Who's eagerly awaiting the rumoured Sony MF mirrorless?

Started 8 months ago | Discussions thread
tex
tex
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Wow, Jim, what a compliment...
In reply to JimKasson, 7 months ago

JimKasson wrote:

...or even better, an electronic shutter, but that doesn't seem to be in the cards since the chip is already designed.

Tex, thanks for your reasoned, and reasonable, posts in this thread. I'll chime in.

Coming from you, that is maybe the best complement I've received ever on DPR.  For others reading this post, you owe it to yourselves to check out Jim's blog.  One of the real experts left on these forums.  And helpful not hateful!

First, put me down in the school that says that more resolution and lower noise is useful for making photographs, not just for bragging rights.

Thank you, exactly. It's odd that this is such a hard point to make, sometimes. Seems self-evident to me, but...

I have an aged H2D-39 that, under the right conditions -- lots of light and not much scene contrast -- can put my FF cameras to shame. I normally print on C-sized paper if I don't have an order in hand, and you can definitely see the difference at that size. However, I will say that the new Zeiss 55mm f/1.4 is making that comparison closer than it used to be.

Not just that lens. I think both of us must count ourselves amazed at how close FF is coming to the overall IQ that was solely the domain of MF previously. I mean, I gave up on 35mm film format by the latter '80's except for art documentation.  I was first startled by this when the A900 came out, and now we are much further along.

I think that one of the reasons the Hassy does such a good job is the easy control of the big honkin' mirror (once you've figured out how to wrap your finger around the grip just right) and the close-to-vibrationless leaf shutter. The more resolution increases, the bigger problem vibration is, and it's hard enough dealing with environmental vibration -- wind, trucks, subways, etc -- without having to struggle with the camera's own vibration.

A leaf shutter also means you can carry around smaller, battery-powered strobes and still overpower ambient light if you need to.

You know...I had not really considered that about my Fuji 6x9---the leaf shutter's effect on reducing vibration and this relating to how that camera has amazed me by how slow I can shoot it hand-held. So, there is now a red mark on my forehead from the head slap I just gave myself...and here all this time I thought it was mostly a convenient bit for flash...Yes, leaf shutters, count me as a fan.  Well, obviously I now have to spend even more time online just absorbing your blog to mine more wisdom...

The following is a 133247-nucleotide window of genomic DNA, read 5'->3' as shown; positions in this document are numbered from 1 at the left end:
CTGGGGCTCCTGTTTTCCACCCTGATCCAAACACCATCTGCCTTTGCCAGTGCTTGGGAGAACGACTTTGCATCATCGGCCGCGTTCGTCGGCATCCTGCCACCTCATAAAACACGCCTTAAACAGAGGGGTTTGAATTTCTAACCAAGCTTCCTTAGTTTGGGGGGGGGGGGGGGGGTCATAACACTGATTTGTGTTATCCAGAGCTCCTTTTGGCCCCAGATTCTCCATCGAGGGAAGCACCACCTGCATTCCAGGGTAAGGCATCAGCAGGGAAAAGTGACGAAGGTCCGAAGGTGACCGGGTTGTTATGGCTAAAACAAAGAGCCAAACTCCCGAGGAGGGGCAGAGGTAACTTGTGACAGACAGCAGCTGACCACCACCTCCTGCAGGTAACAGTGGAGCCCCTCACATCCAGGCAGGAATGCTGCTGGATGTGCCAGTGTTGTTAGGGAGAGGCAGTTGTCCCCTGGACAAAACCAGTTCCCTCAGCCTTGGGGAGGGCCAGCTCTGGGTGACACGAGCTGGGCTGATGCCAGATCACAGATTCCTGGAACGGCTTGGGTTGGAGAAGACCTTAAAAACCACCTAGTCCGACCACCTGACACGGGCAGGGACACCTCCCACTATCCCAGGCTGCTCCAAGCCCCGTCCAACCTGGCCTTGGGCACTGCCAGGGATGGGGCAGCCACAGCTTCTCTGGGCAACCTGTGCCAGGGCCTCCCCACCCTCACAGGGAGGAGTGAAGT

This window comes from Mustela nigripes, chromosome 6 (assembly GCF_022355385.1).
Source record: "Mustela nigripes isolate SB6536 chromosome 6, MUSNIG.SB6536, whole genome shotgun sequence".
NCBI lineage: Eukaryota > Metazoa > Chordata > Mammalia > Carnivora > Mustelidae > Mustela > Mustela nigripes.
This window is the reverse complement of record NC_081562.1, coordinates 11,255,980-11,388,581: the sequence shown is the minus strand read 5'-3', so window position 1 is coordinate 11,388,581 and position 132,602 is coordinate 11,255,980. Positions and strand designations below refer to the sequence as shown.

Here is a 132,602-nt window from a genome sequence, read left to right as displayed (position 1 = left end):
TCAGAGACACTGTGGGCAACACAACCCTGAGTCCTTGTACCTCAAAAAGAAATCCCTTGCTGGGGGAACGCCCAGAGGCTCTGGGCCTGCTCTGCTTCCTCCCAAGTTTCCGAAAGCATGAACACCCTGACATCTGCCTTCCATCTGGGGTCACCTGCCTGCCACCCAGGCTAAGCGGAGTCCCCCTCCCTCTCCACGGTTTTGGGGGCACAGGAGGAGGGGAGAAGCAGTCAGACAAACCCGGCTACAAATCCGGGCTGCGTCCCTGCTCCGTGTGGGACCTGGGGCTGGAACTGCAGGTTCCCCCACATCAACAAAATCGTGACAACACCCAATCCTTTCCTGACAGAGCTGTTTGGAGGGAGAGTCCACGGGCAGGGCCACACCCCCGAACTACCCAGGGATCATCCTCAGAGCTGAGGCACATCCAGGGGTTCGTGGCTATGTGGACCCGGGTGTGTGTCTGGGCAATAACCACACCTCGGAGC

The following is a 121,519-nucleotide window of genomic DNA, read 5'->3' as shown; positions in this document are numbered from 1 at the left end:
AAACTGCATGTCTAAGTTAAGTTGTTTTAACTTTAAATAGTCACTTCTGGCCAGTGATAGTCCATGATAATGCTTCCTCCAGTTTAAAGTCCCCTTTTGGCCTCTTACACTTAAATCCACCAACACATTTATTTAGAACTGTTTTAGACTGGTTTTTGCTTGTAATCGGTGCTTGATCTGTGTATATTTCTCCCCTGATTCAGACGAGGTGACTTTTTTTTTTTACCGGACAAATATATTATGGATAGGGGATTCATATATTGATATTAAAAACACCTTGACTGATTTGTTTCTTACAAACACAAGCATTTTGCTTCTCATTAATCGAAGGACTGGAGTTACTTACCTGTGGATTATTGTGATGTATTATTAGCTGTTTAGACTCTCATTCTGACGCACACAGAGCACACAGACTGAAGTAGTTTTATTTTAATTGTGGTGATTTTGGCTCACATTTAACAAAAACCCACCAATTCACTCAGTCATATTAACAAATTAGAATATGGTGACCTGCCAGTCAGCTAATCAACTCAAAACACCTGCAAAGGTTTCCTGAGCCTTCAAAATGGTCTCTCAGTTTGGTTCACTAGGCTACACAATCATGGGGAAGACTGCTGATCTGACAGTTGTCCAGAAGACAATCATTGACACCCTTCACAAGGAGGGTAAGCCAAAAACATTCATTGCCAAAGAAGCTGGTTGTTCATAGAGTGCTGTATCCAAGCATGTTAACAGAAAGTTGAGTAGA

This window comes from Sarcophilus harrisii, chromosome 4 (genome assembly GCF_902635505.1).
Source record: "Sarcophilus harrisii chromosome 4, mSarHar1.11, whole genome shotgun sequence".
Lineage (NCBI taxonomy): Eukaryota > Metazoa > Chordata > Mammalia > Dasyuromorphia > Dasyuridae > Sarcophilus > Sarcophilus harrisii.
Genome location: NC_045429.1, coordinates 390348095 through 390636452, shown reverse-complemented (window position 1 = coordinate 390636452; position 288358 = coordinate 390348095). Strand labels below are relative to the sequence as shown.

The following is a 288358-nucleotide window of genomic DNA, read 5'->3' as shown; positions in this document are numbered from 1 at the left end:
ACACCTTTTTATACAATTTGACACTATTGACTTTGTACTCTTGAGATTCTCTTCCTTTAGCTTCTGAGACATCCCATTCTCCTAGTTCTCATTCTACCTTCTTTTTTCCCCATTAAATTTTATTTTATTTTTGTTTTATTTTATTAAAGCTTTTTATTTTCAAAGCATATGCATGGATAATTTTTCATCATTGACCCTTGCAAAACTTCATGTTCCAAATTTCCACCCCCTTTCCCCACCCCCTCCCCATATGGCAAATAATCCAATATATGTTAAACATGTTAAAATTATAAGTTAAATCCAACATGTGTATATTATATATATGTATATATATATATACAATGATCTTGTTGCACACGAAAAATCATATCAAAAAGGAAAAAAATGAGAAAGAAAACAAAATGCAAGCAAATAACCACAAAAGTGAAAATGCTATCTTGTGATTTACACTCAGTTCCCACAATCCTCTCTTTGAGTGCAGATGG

I'm looking at replacing my H2D-39 with a CMOS camera. It would be nice is I could use the Hassy lenses that I own, even though they're big and heavy since they're designed to cover a full film 645 frame. There are two possibilities right now: Hassy and Phase. The Hassy is a lot cheaper for me, since I'd need a H4x to use the Phase back, but there's no live view without tethering, which is big problem for me. And I just can't get me head around spending all that cash for the Phase, especially with rumors like the one that started this thread around.

So, like a deer in the headlights, I wait, transfixed, for Sony to announce something.

Yes, that's kind of a good way to put it, "deer caught...".  The whole thing has made me pay attention and be a little startled at the same time.

Not for Leica, although the chip is a perfect fit for an S camera, since their glass is so expensive. Not for Pentax, which has shown no consistent commitment to the market.

Well, exactly for the Leica.  I'm not certain what to say about Pentax.  You are far more knowledgeable here than me, but at the same time, considering Pentax's position in the digital marketplace for a decade, now, the Hoya-Ricoh jumble....I kinda feel like they have done what they could, and was pretty amazed that they have made such decent bodies for apsc and managed to pull off their D645 mini-coup.  I mean, until now (and maybe beyond...), they were the ones to break a "magic threshold" of sub $10K for DMF, analogous to the threshold of sub $2K for FF.  It's why I have been "investing" in my Pentax 645 stuff this last 18 months, not only because the stuff got to be dirt cheap, but also because I had this back-of the-neck tingle that maybe this DMF segment might get down to the cost stretch point for me.  It is just about there.

Then these Sony rumors happened.  See again "deer caught..." .  I can easily see unloading nearly all my gear and just living with a DMF camera if it covered, through a fixed zoom or interchangeables, something in the 28-100 range of FL's.  The fixed zoom version could be the camera that actually does go with me absolutely everywhere.  Most people reading this I'm sure are rolling their eyes, and saying those cameras already exist, but for me they don't because things like the NEX 7 and now the A7R are close, but no cigar.  Small enough, yes, but not quite special enough in the image output to warrant the post processing for the work I want to do without a planned field setup. I have a sense you may understand what I'm talking about.  Pretty much why people bought Mamiya 6's and 7's, and Fuji 645's...

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tex_andrews, co-founder and webmaster of The LightZone Project, an all-volunteer group providing the free and open source LightZone photo editing software. Personal website: www.texandrewsart.com
"Photography is the product of complete alienation" Marcel Proust
"I would like to see photography make people despise painting until something else will make photography unbearable." Marcel Duchamp

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